Courtesy Ron Toahani
Bobcat caught in a leghold trap on the Navajo Nation. A Navajo citizen is trying to get the trapping practice, used to control wildlife, banned via a petition he is circulating on the Navajo Nation.

Ban Sought on Wildlife Leghold Traps on Navajo Nation

Harlan McKosato

A petition is circulating on the Navajo reservation to ban the use of steel-jaw leghold traps commonly used by hunters and trappers on Navajo lands to catch fur-bearing animals such as rabbits, deer, bobcats, coyotes and mountain lions.

Navajo citizen Ron Toahani Jackson is spearheading the move, which he said is necessary for public safety and humanitarian reasons.

“Number one it’s a public safety issue,” Jackson told Indian Country Today Media Network. “Number two is what it does to an animal—the pain and suffering an animal goes through while in that trap. Number three, cultural and traditional values of Native people say that we are supposed to respect our animal brothers and sisters.”

Despite the fact that steel-jaw leghold traps have been outlawed in nearly 90 countries, it is a legal method of hunting here in the U.S. and in Canada. These traps are still used on Navajo lands for several reasons, including sustenance hunting, the fur trade, pest control and wildlife management.

“The use of steel leghold traps is accepted among the wildlife management community,” said Gloria Tom, director of the Navajo Nation Department of Fish and Wildlife. “A lot of times we have conflicts that occur between certain species—coyotes, bobcats and mountain lions. They kill livestock.”

While acknowledging that leghold traps are inhumane, she said that wildlife threatening livestock must be controlled, and that the problem is not restricted to the Navajo Nation.

“There’s a balance somewhere that needs to be achieved,” Tom said. “Obviously there’s an issue about the humanness of traps, and issues pertaining to the humanness of hunting. That’s everywhere. That’s not just here on the Navajo Nation. It’s a worldwide issue.”

The petition is being circulated through the informal grassroots network on the reservation. Jackson said he wants to draw more notice from the media and in particular to gain the attention of Navajo Nation President Russell Begaye.

“We have gotten a worldwide response on this,” said Jackson. “The Navajo people need to know that we are being challenged. A lot of people say, ‘I thought you Indians were one with nature.’ I feel like I need to get this issue out there, and the worldwide condemnation of the way the Navajo Nation leadership is failing to address this issue.”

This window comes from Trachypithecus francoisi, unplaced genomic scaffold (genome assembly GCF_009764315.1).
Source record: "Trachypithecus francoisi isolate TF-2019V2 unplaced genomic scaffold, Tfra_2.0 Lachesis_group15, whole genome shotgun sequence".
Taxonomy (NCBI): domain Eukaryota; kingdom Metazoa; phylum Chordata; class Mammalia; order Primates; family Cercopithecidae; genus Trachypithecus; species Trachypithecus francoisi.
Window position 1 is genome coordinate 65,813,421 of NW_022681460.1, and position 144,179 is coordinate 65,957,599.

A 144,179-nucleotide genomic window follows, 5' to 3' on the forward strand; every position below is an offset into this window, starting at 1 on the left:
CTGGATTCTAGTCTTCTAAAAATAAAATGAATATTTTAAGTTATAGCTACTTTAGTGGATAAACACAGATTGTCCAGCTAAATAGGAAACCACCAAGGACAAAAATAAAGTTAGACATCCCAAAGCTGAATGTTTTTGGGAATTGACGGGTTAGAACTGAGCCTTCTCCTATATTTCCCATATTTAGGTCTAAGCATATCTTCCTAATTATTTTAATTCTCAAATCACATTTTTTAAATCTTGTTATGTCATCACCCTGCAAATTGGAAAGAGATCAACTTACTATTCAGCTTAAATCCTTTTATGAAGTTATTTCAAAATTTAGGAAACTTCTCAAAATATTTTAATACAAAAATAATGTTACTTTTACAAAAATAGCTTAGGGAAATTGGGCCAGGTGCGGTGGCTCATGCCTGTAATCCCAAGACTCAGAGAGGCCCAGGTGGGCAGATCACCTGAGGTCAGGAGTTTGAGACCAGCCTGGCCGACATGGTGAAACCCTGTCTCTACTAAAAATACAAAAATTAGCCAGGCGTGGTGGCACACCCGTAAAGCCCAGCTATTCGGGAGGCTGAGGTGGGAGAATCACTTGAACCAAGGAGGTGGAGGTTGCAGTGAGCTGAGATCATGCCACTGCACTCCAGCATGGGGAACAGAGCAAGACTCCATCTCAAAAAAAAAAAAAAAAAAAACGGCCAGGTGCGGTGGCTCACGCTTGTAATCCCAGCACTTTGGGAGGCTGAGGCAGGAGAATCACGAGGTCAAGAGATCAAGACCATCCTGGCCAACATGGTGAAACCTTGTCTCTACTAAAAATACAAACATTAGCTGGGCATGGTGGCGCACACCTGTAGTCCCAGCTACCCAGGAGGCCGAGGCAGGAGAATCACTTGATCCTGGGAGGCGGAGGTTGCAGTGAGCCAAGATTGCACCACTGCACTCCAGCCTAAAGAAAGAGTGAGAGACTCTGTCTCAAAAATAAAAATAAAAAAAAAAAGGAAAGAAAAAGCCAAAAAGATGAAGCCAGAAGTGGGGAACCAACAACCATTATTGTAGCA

Jackson believes that the ban is meeting with government resistance because of the fur industry.

“As far as hunting, I’m not against that, as far as subsistence,” he said. “I’m against the way these animals suffer while they’re caught in these traps.”

Tom refuted Jackson’s assertion that trapping is virtually unfettered on the Navajo Nation.

“It’s a highly regulated activity,” Tom said. “Anyone who wants to use wildlife, whether it’s deer or if it’s bobcat for trapping, they have to have a permit to do so by my department. The process they go through is pretty restrictive. They can’t be on our blacklist for law enforcement violations or failure to meet our requirements. You have to be in good standing with us and you have to know where you want to go. You don’t just get an open hunting permit to where you can go everywhere. You’re restricted to certain areas.”

Livestock survival and family support must trump wildlife concerns, Tom said, adding that she and others welcome the issue’s new visibility.

“The media coverage that we’re getting on this issue is beneficial,” she said. “It informs people of what the rules and regulations are here. It brings to light other things. There is a need to remove fur-bearing animals. A lot of our people still have a need to depend on livestock as a means to support their families.”

As of around 6 p.m. Eastern Time on January 27, the petition had received nearly 2,500 of the 3,000 desired signatures. 

For his part, Jackson himself feels at risk from the traps.

“Every time I go out to take photos now or check on the cows, I have to worry about stepping into a trap, or my dogs,” said Jackson. “It’s a feeling of uncertainty. It’s a violation of my rights. I don’t want to step on a trap.”

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Michael Madrid's picture
Michael Madrid
Submitted by Michael Madrid on
I think further restrictions need to be in place before allowing the use of these traps. I would suggest the would-be trapper spend three days and nights with a leg stuck in a man-sized trap in the middle of summer. If they deem that was NOT inhumane, they can be allowed to trap.

bullbear's picture
Submitted by bullbear on